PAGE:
In a world that daily seems to shatter along new fault lines, tea may seem a triviality of little consequence. But some days, I swear it saves me.
Today isn’t a particularly bad day. Or even a hard one. Still, it’s made better by the cup of masala chaiI just brewed, the tea a holiday gift from an old & dear friend, whom I see far too seldom. Now, however, as the chai’s warm & comforting fragrance wafts from the cup, it’s like she’s here, and we’re having a visit. There’s a kind of olfactory music, if that makes sense – a way the blend of cinnamon, cardamom, & ginger blend into a lullaby for grownups.
Tea is magic.
This was the Christmas of tea. I both gave it and received it. There were tea boxes for sons, daughter-in-law, and sister. Filled with what I either know they like, or enticing new options. For me, there were different chais, and a rosegold thermos to carry them in. There were stocking stuffers of sachets for busy office hours, and tins of loose tea when more ritual is desired. There were black & green & white & herbal, chai & matcha and more. We drank tea every day!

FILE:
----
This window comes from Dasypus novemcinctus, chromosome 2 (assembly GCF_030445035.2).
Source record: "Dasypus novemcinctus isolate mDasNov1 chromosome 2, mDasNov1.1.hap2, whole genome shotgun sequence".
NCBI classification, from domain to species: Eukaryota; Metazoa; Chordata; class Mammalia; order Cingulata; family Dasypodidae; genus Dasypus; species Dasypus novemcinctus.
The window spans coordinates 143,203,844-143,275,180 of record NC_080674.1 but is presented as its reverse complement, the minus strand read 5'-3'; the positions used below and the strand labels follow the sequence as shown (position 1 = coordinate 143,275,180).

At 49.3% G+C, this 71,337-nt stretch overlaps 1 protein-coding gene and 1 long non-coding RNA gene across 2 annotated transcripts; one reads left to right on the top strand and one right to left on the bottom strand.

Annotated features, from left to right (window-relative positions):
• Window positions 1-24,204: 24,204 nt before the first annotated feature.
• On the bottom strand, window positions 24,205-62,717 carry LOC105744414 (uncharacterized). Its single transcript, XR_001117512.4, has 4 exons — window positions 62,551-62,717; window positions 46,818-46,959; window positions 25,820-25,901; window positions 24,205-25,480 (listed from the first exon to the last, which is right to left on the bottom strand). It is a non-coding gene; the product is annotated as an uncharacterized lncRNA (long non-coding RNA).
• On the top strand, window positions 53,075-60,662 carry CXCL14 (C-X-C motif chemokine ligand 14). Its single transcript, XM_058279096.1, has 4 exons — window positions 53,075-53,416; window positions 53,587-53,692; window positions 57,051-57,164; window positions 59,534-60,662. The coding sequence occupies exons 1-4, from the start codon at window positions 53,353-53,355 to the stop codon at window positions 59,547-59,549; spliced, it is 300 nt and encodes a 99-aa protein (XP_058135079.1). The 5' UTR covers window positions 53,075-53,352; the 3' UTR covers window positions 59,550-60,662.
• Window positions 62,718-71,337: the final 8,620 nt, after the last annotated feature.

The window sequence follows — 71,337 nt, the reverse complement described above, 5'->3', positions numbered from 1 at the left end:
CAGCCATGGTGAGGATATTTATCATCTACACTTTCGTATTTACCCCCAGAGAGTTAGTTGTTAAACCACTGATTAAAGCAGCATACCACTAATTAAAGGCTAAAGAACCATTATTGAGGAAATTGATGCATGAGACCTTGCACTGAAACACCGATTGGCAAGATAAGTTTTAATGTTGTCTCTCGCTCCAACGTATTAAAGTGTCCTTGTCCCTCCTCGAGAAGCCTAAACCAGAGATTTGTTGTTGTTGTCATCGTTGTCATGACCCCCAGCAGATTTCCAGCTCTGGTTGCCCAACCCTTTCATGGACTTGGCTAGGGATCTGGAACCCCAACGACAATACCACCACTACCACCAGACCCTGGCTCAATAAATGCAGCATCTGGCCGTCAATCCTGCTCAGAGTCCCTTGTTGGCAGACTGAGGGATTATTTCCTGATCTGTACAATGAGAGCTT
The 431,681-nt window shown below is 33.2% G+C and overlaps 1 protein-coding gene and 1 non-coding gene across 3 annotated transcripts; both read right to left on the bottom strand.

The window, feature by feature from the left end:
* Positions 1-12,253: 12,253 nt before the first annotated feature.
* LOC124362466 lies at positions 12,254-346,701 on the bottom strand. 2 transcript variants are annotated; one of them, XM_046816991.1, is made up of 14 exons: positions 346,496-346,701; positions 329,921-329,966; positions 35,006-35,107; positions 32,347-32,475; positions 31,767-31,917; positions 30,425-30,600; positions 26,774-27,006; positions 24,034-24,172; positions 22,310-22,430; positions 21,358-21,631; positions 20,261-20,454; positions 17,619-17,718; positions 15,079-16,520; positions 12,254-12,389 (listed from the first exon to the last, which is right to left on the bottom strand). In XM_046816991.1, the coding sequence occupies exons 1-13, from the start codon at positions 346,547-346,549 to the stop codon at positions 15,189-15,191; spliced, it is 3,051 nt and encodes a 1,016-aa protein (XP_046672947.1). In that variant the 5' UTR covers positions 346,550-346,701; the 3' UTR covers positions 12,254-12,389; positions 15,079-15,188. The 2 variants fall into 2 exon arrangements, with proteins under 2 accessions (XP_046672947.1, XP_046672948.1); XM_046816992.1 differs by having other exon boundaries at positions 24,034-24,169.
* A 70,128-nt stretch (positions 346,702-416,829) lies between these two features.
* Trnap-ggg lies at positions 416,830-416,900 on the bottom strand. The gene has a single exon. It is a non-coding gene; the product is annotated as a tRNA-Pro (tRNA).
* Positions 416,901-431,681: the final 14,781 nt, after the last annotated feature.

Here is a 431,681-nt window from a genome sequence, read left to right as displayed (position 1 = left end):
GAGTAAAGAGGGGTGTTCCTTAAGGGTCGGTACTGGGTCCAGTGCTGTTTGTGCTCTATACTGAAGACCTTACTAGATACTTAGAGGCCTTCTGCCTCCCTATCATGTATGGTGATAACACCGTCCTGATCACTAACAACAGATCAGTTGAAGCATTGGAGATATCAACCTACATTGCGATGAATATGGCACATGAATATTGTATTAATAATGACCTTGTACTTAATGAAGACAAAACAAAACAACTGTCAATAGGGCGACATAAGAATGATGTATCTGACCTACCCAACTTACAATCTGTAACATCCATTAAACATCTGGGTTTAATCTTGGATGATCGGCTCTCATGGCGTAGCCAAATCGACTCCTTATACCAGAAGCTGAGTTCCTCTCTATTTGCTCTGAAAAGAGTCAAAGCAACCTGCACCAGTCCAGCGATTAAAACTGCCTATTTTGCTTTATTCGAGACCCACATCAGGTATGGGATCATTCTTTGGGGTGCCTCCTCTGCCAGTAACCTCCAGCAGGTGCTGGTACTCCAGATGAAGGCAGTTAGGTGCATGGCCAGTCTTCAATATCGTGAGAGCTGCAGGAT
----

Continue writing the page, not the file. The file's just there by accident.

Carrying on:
On a bad day, however, when I’m worried about the health of loved ones, or the lives of the next generation, or when I’m just missing old friends, I can brew a small pot of tea and it all seems to matter less. I can pour the water, and let the leaves steep, and soon a hot cuppa, as the English say, is ready to take me away.
It is, of course, a material joy. Although not beyond the reach of most. Decent tea is surprisingly affordable, considering it’s still (mostly) harvested by hand, and has to be shipped from faraway places w/ names that are as wonderfully exotic as good chai: Kagoshima, Nilgiri, Huangshan. Malawi, Paris, London & Ireland. There is history in each sip, if you care to learn it. And if not? The tea is enough on its own.
It is, as noted, a bit of a foolish thing, this worship at the cup. But there’s the health benefits, if you insist on being pragmatic. Not to mention the æsthetics of teaware through the ages. There are tea cosies, and matcha scoops, and the small washi-paper covered tins I filled w/ bits of leftover loose tea. There are spoon rests, and trays, and beautiful tray cloths. There is quiet comfort and beauty. (Don’t even ask how many teapots I own!) And the warmth that spreads like tangible comfort with each sip. That, it seems to me, isn’t foolish at all.